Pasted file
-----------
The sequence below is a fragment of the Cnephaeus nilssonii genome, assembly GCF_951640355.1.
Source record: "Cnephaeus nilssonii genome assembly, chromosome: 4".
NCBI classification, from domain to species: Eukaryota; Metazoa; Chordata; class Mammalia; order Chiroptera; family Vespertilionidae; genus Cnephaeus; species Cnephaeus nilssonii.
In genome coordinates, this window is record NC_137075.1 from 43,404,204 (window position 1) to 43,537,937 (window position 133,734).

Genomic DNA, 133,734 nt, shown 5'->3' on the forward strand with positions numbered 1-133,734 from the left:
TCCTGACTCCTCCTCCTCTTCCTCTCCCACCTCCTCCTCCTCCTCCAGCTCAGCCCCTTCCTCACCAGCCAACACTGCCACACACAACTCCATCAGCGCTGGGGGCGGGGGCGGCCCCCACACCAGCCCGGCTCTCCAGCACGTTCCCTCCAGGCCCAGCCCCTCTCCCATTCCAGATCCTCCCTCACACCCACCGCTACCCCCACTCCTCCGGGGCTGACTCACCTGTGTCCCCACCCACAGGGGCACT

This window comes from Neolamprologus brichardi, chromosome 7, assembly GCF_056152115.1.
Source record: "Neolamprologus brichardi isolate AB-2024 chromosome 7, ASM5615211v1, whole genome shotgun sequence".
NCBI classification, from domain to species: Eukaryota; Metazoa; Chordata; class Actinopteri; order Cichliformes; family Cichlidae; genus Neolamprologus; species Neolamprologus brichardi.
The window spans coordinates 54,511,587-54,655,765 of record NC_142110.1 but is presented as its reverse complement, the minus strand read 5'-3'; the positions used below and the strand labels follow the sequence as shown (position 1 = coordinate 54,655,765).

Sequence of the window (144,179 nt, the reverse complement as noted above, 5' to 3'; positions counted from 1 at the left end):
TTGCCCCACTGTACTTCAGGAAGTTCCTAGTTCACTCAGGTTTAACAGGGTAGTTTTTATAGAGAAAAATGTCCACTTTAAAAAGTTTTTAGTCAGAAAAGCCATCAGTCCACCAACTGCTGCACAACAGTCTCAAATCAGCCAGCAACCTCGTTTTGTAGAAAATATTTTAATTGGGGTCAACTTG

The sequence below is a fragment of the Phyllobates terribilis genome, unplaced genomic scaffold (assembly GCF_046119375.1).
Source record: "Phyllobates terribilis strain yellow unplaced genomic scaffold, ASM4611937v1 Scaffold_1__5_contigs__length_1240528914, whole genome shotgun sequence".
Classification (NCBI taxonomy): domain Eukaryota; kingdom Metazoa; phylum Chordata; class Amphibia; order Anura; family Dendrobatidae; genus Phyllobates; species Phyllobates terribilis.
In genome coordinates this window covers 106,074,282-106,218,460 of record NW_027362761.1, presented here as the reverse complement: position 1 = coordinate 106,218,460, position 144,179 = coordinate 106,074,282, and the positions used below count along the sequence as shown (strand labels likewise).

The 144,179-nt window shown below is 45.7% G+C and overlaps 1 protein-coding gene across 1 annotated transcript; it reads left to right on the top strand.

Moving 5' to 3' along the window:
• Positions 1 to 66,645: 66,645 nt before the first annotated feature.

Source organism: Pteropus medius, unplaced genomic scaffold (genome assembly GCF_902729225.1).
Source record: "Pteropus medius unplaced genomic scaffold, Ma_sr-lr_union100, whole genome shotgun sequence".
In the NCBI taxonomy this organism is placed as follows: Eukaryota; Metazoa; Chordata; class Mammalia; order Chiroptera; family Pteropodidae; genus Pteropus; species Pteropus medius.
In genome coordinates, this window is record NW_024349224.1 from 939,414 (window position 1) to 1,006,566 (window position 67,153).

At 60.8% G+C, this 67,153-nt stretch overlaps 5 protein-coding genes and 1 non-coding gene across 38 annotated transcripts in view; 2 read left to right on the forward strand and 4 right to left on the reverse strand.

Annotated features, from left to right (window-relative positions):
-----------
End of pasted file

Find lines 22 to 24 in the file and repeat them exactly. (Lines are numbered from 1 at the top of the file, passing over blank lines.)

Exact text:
In the NCBI taxonomy this organism is placed as follows: Eukaryota; Metazoa; Chordata; class Mammalia; order Chiroptera; family Pteropodidae; genus Pteropus; species Pteropus medius.
In genome coordinates, this window is record NW_024349224.1 from 939,414 (window position 1) to 1,006,566 (window position 67,153).

At 60.8% G+C, this 67,153-nt stretch overlaps 5 protein-coding genes and 1 non-coding gene across 38 annotated transcripts in view; 2 read left to right on the forward strand and 4 right to left on the reverse strand.